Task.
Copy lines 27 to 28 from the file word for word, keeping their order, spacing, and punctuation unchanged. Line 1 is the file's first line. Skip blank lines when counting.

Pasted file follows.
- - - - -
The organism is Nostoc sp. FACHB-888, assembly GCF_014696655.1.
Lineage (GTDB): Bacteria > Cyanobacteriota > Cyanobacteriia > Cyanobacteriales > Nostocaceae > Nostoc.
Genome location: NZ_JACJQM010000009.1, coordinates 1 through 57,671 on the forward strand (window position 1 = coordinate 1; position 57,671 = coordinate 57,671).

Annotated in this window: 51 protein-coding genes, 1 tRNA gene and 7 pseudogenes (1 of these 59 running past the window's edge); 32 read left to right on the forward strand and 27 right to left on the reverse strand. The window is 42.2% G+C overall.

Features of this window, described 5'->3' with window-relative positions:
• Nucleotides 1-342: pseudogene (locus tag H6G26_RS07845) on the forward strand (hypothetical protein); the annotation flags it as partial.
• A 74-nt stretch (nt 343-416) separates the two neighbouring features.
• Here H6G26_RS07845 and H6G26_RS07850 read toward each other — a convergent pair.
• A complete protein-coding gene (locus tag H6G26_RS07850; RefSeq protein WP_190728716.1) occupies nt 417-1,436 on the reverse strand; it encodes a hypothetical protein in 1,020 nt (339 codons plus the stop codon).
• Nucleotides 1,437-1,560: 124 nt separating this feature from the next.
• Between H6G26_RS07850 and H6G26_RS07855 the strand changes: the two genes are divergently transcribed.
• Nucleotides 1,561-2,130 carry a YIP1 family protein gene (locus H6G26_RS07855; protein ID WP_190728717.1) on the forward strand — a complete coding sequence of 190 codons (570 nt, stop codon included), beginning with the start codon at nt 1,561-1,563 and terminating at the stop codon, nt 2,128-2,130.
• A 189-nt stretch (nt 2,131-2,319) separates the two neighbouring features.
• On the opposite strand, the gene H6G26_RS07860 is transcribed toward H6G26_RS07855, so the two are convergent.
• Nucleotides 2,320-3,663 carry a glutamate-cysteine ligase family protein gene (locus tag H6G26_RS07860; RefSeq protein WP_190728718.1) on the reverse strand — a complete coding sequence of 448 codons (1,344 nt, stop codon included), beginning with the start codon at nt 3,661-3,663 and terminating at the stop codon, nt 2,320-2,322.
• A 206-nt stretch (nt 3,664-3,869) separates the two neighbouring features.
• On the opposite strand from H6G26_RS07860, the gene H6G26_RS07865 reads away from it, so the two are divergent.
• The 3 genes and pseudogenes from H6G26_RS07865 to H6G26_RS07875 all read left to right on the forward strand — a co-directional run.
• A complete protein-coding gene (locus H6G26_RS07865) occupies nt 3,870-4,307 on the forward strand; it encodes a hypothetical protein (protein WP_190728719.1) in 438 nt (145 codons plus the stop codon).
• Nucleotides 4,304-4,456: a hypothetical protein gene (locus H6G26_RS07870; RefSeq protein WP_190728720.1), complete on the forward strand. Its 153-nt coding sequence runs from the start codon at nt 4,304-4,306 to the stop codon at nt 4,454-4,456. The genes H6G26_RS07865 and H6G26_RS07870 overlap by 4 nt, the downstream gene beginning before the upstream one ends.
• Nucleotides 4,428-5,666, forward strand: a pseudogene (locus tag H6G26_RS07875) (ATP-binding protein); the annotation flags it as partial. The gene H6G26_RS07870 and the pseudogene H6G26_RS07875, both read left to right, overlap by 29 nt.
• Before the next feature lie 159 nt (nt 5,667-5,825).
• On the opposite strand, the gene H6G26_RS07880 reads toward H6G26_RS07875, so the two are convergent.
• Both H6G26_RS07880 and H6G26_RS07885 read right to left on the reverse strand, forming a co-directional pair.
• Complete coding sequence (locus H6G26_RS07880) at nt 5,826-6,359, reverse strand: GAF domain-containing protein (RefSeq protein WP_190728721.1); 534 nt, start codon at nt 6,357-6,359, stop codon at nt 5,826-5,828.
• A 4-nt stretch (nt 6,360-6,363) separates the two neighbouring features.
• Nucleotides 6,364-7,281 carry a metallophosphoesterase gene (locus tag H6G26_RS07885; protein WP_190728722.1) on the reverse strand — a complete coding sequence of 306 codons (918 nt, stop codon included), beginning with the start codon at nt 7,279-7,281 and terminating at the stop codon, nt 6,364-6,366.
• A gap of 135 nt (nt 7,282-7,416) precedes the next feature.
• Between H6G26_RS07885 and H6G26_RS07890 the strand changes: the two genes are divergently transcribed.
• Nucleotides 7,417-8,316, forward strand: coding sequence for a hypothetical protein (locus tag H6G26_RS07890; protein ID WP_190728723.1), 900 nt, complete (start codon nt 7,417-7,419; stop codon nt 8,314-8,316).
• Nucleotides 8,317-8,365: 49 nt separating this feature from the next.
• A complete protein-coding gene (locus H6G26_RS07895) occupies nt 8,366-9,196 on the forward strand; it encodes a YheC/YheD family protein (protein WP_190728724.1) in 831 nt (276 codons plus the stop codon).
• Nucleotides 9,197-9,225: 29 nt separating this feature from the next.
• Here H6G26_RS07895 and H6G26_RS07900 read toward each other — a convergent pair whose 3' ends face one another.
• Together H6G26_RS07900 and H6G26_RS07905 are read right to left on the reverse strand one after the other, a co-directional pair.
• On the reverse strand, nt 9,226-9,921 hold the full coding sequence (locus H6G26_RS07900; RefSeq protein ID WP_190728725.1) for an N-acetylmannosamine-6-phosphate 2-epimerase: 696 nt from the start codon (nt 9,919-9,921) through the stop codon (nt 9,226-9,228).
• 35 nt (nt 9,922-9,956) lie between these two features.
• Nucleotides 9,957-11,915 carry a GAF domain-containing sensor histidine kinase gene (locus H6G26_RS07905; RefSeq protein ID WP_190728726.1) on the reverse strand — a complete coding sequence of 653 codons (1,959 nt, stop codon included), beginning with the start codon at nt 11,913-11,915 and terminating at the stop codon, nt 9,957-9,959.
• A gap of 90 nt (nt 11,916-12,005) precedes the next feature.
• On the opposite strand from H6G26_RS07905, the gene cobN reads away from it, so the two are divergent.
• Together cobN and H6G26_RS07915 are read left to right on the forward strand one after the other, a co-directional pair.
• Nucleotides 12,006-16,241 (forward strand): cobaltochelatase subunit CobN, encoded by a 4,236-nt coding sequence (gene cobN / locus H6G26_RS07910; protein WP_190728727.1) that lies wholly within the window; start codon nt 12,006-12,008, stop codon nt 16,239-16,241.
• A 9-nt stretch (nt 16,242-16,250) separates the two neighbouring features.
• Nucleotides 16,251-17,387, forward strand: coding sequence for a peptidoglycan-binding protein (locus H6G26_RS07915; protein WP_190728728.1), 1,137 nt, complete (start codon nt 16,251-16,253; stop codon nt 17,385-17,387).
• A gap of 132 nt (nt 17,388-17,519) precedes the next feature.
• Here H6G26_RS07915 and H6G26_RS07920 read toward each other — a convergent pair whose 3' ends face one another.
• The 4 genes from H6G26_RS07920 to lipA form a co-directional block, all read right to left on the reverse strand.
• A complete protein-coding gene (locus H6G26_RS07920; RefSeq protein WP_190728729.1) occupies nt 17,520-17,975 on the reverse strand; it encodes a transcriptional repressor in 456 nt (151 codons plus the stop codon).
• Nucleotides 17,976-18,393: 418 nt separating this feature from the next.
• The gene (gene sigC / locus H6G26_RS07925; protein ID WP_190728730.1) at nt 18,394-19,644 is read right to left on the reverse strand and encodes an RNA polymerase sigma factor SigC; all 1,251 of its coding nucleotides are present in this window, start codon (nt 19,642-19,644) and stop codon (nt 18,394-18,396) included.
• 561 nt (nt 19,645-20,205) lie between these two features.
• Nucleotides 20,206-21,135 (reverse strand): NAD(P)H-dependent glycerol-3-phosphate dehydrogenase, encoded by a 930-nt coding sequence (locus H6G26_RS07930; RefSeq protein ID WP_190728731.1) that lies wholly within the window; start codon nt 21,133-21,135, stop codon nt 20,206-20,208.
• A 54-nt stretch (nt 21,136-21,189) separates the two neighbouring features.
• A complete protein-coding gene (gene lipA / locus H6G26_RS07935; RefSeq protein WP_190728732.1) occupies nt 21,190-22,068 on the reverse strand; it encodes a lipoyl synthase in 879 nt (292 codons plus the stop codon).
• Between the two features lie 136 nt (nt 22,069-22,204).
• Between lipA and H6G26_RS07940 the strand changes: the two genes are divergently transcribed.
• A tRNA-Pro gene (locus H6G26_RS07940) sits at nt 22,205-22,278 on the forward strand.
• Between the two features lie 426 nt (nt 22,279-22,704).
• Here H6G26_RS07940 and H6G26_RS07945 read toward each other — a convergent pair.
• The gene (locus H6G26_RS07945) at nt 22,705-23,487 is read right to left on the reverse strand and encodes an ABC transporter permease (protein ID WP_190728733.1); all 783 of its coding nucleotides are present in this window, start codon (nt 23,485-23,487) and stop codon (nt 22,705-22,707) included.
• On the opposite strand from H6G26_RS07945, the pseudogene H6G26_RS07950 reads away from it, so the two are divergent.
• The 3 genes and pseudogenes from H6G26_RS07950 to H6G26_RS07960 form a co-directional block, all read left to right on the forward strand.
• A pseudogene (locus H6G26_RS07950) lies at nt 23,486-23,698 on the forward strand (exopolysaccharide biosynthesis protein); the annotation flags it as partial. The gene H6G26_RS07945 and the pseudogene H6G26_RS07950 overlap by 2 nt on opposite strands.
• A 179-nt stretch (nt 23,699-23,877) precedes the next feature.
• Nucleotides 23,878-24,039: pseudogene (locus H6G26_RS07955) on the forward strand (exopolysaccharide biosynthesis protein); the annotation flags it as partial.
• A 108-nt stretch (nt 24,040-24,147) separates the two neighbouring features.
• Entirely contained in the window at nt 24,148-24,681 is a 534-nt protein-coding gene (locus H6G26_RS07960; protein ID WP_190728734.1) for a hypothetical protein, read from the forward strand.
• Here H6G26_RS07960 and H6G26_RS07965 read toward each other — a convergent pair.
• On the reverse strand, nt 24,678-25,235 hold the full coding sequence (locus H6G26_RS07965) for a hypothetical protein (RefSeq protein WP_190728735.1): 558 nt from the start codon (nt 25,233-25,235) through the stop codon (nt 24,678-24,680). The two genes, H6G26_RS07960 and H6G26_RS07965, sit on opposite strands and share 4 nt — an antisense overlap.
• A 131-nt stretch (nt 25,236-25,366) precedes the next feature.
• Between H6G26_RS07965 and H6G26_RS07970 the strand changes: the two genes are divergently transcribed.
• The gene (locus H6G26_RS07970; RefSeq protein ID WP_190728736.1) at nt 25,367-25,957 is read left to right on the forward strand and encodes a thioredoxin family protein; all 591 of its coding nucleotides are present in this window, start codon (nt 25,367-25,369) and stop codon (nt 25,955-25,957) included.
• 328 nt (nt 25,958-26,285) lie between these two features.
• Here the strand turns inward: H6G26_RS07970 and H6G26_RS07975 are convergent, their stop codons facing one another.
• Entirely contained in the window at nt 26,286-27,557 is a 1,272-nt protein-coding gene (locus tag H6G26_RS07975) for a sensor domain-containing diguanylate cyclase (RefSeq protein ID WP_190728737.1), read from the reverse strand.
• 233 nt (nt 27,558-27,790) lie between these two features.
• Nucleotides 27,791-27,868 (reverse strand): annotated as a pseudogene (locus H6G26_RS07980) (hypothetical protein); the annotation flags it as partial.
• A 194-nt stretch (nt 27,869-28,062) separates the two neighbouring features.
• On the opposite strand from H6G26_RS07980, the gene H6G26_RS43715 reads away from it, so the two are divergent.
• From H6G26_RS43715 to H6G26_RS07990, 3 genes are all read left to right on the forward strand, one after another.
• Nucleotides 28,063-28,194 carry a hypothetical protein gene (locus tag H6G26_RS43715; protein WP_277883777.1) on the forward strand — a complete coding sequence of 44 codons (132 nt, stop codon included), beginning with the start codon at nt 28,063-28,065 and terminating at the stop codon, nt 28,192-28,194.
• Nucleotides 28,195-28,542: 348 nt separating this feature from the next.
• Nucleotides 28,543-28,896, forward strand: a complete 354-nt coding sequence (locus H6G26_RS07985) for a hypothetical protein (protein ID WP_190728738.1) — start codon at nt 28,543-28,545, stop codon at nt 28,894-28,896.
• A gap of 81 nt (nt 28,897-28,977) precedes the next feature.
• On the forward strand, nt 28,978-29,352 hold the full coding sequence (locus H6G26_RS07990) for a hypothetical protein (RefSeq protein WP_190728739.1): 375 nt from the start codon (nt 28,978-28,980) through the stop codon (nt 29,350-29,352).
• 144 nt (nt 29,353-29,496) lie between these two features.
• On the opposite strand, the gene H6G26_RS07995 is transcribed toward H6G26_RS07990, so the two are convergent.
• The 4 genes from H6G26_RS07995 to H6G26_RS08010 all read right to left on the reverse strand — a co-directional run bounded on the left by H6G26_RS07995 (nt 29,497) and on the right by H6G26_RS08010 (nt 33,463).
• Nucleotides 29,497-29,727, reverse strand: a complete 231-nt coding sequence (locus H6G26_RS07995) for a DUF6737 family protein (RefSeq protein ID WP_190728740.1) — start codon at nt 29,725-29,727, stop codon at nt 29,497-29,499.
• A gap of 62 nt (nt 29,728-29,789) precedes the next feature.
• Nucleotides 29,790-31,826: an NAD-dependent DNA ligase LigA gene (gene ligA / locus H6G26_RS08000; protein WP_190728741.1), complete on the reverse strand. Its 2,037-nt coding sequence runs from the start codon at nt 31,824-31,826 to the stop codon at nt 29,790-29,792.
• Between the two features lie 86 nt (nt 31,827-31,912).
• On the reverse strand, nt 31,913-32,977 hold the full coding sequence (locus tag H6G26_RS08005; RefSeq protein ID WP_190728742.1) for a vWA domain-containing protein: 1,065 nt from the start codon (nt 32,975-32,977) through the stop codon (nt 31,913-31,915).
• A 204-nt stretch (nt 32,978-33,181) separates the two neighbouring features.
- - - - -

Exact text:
• Nucleotides 6,364-7,281 carry a metallophosphoesterase gene (locus tag H6G26_RS07885; protein WP_190728722.1) on the reverse strand — a complete coding sequence of 306 codons (918 nt, stop codon included), beginning with the start codon at nt 7,279-7,281 and terminating at the stop codon, nt 6,364-6,366.
• A gap of 135 nt (nt 7,282-7,416) precedes the next feature.